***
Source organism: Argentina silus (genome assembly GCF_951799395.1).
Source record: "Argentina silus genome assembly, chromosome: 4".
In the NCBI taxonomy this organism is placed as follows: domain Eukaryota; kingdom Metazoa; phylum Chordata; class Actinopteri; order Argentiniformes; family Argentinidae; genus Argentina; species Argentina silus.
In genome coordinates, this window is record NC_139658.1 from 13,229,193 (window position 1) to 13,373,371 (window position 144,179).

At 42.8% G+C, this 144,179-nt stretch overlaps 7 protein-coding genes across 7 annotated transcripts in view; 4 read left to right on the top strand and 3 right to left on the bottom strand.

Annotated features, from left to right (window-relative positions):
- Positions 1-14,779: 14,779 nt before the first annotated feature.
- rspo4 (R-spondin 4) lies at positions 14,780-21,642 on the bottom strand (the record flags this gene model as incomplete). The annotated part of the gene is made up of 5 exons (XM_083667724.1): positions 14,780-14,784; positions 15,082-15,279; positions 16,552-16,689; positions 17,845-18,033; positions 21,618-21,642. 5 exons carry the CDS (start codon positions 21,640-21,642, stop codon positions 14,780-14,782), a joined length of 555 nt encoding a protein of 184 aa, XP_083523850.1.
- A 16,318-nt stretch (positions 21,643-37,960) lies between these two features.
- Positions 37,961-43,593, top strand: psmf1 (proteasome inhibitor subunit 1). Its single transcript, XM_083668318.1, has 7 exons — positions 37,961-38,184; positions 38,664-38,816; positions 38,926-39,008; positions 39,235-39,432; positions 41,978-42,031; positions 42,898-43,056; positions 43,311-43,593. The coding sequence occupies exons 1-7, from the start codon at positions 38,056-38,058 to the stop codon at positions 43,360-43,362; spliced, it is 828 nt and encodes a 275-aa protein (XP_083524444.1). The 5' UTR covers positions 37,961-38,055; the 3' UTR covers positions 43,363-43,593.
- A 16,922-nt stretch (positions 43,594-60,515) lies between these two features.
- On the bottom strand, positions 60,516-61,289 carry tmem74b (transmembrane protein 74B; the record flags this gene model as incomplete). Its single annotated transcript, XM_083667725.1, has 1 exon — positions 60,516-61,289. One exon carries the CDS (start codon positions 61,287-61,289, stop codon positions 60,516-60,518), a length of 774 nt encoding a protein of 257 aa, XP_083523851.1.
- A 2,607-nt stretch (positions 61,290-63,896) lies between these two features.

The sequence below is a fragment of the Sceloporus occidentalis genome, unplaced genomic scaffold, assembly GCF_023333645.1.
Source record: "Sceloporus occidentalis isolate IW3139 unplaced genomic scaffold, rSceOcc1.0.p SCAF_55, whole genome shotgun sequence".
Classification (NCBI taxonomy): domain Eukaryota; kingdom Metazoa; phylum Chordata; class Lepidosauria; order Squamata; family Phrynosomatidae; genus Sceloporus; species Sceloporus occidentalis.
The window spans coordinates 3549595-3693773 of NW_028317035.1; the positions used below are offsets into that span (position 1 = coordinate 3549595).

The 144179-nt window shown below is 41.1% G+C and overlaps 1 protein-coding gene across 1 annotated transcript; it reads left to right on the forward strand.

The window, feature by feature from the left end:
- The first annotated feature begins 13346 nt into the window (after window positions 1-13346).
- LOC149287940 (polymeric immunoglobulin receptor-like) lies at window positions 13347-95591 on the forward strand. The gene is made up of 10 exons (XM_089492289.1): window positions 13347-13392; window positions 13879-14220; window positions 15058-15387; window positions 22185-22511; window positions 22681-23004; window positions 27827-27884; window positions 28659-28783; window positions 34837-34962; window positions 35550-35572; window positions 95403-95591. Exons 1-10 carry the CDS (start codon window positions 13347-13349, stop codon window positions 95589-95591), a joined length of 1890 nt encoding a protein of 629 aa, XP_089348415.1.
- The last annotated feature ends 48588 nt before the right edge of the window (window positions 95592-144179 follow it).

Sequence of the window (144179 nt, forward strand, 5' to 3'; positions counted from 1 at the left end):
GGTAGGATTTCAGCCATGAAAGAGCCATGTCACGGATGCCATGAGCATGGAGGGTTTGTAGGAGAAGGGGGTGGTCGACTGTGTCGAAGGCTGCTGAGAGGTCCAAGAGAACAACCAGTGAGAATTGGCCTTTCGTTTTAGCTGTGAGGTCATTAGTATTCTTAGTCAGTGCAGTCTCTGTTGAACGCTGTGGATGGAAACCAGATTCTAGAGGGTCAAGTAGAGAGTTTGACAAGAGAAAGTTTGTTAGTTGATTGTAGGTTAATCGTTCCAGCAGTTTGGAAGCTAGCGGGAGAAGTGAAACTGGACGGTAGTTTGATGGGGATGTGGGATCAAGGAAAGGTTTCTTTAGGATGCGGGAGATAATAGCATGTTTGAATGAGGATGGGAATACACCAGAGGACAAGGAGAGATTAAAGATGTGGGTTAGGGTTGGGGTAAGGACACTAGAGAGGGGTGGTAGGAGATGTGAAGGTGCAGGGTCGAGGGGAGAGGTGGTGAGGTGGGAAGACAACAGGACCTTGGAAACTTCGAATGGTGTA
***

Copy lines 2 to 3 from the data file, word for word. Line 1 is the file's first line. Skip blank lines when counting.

Source record: "Argentina silus genome assembly, chromosome: 4".
In the NCBI taxonomy this organism is placed as follows: domain Eukaryota; kingdom Metazoa; phylum Chordata; class Actinopteri; order Argentiniformes; family Argentinidae; genus Argentina; species Argentina silus.